Describing the political scenario prevailing in the country for the past few years, The Edge of Power by Tuhin Sinha features Shruti Ranjan, the female protagonist of his previous novel, The Edge of Desire. The novel is an attempt to unfold the vices present in India’s political system. Be it money laundering, corruption, defamation or conniving political parties, the book has everything. In order to hit the nerve with the readers, the author has tried to recreate the political situation of the country. He has described the two strong political parties in the book, IDP, the ruling government and in opposition Jan-Hit Party led by a power hungry and charismatic leader, Ravi Nehra.
Shruti Ranjan is traumatized by Nirbhaya’s rape and in turn is dragged back into the Indian politics by Daivik, an activist who launches his own political party “Azad Bharat Party”. From there on, Shruti Ranjan’s fight for the post of Prime Minister begins. Now I am sure you can understand the parallelism between these fictional and real political parties, mentioning it explicitly would be politically incorrect. After that, the book dives into the murky ways of political class, extent to which the politicians can go to satiate their lust for money and power and how the game of thrones is played by the mix of brains and money.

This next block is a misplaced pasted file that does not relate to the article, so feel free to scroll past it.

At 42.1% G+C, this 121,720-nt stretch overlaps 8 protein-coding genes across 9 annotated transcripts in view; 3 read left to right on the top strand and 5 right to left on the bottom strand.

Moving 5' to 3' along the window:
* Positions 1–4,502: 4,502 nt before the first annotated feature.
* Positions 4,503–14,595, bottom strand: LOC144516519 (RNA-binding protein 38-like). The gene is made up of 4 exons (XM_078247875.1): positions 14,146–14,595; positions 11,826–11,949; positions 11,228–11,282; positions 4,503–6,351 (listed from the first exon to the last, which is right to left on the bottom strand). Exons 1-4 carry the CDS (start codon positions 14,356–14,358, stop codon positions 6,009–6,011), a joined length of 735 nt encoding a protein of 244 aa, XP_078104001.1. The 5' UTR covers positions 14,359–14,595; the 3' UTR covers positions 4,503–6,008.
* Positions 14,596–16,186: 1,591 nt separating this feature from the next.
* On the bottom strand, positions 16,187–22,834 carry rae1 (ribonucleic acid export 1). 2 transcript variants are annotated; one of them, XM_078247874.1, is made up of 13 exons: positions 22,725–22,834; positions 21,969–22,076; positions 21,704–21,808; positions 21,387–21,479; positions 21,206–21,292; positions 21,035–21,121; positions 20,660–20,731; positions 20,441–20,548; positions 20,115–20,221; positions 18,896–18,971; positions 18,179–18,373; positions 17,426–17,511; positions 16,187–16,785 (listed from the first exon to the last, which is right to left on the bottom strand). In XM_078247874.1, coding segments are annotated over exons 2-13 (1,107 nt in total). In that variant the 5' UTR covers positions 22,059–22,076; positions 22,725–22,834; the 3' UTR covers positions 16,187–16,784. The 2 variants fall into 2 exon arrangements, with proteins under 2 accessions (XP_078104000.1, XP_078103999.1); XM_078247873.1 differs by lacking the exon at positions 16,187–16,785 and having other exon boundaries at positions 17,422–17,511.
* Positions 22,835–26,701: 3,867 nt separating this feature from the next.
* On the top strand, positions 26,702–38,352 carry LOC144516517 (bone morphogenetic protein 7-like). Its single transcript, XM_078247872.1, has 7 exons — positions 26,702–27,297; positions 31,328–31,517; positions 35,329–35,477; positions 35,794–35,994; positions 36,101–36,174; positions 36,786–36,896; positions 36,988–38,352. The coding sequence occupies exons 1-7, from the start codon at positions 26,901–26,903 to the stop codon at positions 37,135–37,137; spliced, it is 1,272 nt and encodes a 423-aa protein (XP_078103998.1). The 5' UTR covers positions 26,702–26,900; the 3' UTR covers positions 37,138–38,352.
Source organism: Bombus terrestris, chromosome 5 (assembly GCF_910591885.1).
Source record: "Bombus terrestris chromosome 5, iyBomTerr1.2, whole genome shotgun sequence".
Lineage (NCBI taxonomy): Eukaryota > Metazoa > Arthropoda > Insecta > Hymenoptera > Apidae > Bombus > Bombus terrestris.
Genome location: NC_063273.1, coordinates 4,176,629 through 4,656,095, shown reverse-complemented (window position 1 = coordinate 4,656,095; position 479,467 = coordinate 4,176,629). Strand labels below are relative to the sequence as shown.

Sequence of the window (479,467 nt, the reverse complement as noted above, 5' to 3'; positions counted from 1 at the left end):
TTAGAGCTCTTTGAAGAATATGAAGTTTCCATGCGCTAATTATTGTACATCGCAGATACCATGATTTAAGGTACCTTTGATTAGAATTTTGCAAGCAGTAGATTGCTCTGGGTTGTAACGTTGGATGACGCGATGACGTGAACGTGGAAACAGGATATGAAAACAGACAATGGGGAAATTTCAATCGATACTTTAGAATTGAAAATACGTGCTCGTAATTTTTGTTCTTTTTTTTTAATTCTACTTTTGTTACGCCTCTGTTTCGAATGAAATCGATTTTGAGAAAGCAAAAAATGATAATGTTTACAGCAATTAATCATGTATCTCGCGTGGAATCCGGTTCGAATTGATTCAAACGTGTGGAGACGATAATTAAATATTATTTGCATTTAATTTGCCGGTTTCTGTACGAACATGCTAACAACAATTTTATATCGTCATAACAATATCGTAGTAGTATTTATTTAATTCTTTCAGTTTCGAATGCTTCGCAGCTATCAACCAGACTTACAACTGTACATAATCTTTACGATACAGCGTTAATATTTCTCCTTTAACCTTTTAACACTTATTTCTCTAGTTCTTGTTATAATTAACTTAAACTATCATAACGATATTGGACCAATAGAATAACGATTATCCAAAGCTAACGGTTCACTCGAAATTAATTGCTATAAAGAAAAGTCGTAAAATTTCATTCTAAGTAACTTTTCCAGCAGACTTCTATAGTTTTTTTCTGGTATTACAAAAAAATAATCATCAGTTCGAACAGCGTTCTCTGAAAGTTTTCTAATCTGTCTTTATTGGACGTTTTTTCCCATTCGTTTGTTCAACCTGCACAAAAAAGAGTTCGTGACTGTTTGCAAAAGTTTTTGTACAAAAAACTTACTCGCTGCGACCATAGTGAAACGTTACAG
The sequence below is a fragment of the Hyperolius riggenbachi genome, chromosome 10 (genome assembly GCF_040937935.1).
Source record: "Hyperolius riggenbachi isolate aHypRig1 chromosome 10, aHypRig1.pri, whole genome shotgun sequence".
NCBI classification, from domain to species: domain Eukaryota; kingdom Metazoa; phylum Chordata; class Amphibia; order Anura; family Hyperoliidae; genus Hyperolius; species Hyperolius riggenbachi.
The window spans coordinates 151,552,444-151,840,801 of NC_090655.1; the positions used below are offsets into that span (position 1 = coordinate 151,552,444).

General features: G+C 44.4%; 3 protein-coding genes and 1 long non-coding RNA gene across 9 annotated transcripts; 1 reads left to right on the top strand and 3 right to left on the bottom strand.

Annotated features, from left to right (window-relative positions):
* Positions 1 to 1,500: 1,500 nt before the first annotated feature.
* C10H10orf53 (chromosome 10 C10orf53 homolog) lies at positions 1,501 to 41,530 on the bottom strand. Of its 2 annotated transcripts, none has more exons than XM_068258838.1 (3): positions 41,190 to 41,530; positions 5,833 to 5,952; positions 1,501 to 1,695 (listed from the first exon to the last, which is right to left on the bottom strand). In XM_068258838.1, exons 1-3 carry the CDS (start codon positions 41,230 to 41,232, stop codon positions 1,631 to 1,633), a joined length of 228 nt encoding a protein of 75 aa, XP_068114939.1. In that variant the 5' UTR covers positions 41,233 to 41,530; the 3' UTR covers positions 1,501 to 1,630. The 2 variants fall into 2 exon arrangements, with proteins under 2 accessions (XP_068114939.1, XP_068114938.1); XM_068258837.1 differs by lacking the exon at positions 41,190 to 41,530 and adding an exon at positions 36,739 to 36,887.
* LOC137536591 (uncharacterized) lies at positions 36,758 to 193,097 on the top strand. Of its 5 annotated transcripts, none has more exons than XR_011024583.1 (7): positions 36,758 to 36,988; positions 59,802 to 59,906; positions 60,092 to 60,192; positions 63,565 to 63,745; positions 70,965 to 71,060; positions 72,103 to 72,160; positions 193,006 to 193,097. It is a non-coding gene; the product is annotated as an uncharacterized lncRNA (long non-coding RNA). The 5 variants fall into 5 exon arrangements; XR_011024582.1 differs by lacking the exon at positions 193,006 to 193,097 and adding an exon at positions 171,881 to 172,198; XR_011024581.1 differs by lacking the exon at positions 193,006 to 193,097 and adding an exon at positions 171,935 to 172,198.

In the book, Tuhin has given readers a peek into the personal life of people involved in politics, and has shown that how this proclivity for power is not just limited to their professional lives, but has manifested itself in the very spirit of a person. As you go further in the book, the similarity between real and fictional characters becomes so evident, that it displays the lack of creativity on author’s part. And the portions where author has tried to implant his creativity are typically Bollywood-inspired, like the good girls falling into the trap of hot , bad guys and a patriotic Sardarji, putting his job at stake for his motherland, lands the helicopter carrying the heroine in mid of a large audience.
The book needed a stronger plot, so as to be truly called a political fiction. It does try to examine the loopholes in our system and also poses questions about the functioning of our government, legal system and political parties, but go for it only if you don’t mind a tinge of emotional drama inspired by Hindi TV soaps.
Overall Rating: 3/5